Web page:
3PLs ready themselves for freight diversion in event of port strike
For many shippers, it may too late to change plans
in the NewsMajor changes in air cargo freighter market driven by e-commerce, reports consultancy Maersk Line’s acquisition of Hamburg Süd gets sales and purchase agreement approval AAR reports mixed carload and intermodal volumes for week ending April 22 BTS reports February gain in U.S.-NAFTA trade U.S. ports may face difficult financing decisions, says Fitch Ratings More News
While the Federal Mediation and Conciliation Service – the federal agency charged with mediating private sector labor disputes – has the International Longshoremen’s Association meeting with management to avert an East Coast and Gulf port strike, shippers are bracing for the worst before the December 29 deadline.
For many it may too late, said Ann Bruno, vice president of Global Trade for New Freedom, PA-based TBB Supply Chain Guardian.
“But we have been preparing for this eventuality for months and have implemented a contingency plan that will help us continue delivering strategic advice to key shippers,” she said.
According to Bruno, TBB’s contingency plan has includes the following action items:
• Delivery orders have been issued and truckers have been instructed to remove every shipment from the ports, prior to the projected strike date;
• Import clients with cargo scheduled to arrive after December 29th have been contacted and presented contingency transportation plans, ranging from delayed shipment and re-routing to shipping via air freight as alternatives;
• Export clients have been contacted and encouraged to shift the timing of their shipments to dates prior to December 29th;
• Bullet mini land bridge rates have been filed with the Orient Overseas Container Line (OOCL) and other carriers, to facilitate the transport of East coast cargo through West coast ports;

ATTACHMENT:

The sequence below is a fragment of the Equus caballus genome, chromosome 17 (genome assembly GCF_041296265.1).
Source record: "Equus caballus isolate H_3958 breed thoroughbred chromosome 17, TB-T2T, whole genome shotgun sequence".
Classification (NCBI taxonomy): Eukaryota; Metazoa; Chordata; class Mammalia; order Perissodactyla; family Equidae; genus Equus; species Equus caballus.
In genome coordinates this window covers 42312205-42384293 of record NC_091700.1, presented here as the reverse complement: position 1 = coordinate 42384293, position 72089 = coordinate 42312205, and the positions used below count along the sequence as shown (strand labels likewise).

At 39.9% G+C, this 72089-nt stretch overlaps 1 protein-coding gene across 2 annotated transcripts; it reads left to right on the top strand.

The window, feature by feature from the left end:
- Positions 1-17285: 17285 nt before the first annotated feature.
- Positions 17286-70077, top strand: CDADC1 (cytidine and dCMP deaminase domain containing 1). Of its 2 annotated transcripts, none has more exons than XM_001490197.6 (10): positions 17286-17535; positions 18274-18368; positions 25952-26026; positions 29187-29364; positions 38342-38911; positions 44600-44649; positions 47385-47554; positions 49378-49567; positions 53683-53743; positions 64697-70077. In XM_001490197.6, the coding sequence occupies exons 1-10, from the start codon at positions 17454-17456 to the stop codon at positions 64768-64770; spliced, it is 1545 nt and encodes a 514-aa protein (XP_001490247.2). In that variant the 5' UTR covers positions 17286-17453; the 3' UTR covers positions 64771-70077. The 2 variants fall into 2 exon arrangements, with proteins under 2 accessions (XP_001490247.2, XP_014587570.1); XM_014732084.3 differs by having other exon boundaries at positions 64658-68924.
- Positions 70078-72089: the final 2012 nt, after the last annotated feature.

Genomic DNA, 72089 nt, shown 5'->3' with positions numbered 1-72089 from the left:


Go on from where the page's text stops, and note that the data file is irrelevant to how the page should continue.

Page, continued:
• Shipments to and from Europe will be moved through Independent Container Line (ICL) out of Chester, Pennsylvania.
Meanwhile, said Bruno, the TBB team is monitoring this situation “around the clock” and will continuously to advise its clients and industry contacts of any changes or updates that may occur in the coming days.
“We are committed to doing everything and anything we can to minimize the impact of this situation for our clients,” she said.
About the AuthorPatrick Burnson, Executive Editor Patrick Burnson is executive editor for Logistics Management and Supply Chain Management Review magazines and web sites. Patrick is a widely-published writer and editor who has spent most of his career covering international trade, global logistics, and supply chain management. He lives and works in San Francisco, providing readers with a Pacific Rim perspective on industry trends and forecasts. You can reach him directly at [email protected]
Subscribe to Logistics Management Magazine!Subscribe today. It's FREE!
Get timely insider information that you can use to better manage your entire logistics operation.
Start your FREE subscription today!
Information Management: Wearables come in for a refit 2017 Air Cargo Roundtable: Positive Outlook Driven by New Demand View More From this Issue